Kansas Governor Advocates Solar Energy During GANA Fall Conference
September 3, 2009
You have to understand how much potential there is in solar,
Kansas Governor Mark Parkinson began during his presentation this
morning as part of todays @Glassnation Energy Seminars. Parkinson
pointed out that only about 1 percent of energy used in the U.S.
right now is from solar energy. We havent even begun
to scratch the surface. The amount of solar is so limited in this
country right nowso we have tremendous opportunities.
governor delivered the keynote speech today, the last day of the
Glass Association of North Americas (GANA) Fall Conference,
during a series of energy seminars co-sponsored by Solar Glazing
Magazine. Gov. Parkinson addressed The World Energy Challenge
A Great Opportunity for the United State.
Parkinson began by explaining, I spent the last three years
learning as much as I could about renewable energy and its potential,
and then promoting it. He noted that Kansas is well
suited to renewable energy sources, including both wind and
solar, but was behind in its investments in this area.
Following background on energy usage in this country he provided
some new information on solar energy. He explained that we now have
approximately 1 million megawatts (mW) of power in this country
and less than 10,000 MW are from solar energy. He asked his audience
rhetorically why that might be.
If solar energy is such a great thing ... .how come we dont
have solar panels all over the place? Parkinson asked. The
reason is very simple: solar is very expensive. He noted that
while costs are dropping dramatically, solar energy remains significantly
more expensive than traditional forms of energyand even other
forms of renewable energy. The reason we dont have broad-scale
solar energy right now is cost.
he added that based on current projections from the Department of
Energy, we wont be far off before it is competitive, perhaps
as soon as 2015.
Heres the problem, Parkinson continued. In
order for the cost of solar to decline there has to be a marketplace
for solar energy. There has to be places for the folks attempting
to innovate to sell their products.
To build that marketplace, which he predicted would in turn promote
further research and development, he advocated the federal governments
support of solar energy.
We need some additional engineering breakthroughs
or for some reasons for companies to go out and build solar,
Parkinson said. If in fact were going to continue to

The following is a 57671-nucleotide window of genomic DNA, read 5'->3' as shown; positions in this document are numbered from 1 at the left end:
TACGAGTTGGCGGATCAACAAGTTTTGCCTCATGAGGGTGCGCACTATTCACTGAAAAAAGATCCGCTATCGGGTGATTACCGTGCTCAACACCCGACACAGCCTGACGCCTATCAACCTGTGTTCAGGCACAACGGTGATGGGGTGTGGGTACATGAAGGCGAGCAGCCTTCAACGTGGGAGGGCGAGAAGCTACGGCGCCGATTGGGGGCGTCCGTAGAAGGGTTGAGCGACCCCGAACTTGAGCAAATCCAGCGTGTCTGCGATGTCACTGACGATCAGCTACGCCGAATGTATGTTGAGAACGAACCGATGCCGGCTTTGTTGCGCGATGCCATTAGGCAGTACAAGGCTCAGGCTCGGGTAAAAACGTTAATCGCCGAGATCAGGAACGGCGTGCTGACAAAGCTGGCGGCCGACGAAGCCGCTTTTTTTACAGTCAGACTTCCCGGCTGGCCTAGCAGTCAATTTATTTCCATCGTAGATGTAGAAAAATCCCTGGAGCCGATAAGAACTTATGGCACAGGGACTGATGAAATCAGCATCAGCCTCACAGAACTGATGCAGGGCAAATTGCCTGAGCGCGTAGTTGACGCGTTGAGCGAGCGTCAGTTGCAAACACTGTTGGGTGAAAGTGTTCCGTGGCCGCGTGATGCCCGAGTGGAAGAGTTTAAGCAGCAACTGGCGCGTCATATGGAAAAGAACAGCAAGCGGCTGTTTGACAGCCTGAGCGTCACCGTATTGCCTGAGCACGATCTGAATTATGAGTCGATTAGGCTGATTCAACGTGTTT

were going to need some help from the federal
government. The price point is simply too high for the free market
to make it on its own.
Upon that point the launched into his avocation for a National
Renewable Electricity Standard (RES), which he noted could be among
the most important sections contained within the cap-and-trade bill
currently waiting to be addressed by the Senate (CLICK
HERE for related story). He noted that Kansas already has in
place an RES, and feels that a national standard would really
catapult renewable energy to the next level.
Parkinson noted, Most people watching [the cap-and-trade
bill] believe it will not pass the Senate. If it fails, he
added, Were encouraging our delegation to work with
delegations around the country and revive just the RES portion of
the current cap-and-trade bill.
He encouraged his audience this morning to contract their Congressional
representatives and encourage their support of a national RES.
Parkinson concluded by commenting on the impact of the recession,
noting the toll it has taken in Kansas. But, he added,
I continue to be an optimist, and there are some very positive
signs that we have either reached the bottom or are starting to
come out of this
things are starting to look up. Parkinson
added that as companies begin to look toward opportunities in the
future, Your industry is extremely well-positioned to look
toward the future.
HERE for more information about Solar Glazing Magazine,
coming in 2010.
Although the GANA Fall Conference concludes today., stay tuned
to USGNN.com for further updates from the meeting.
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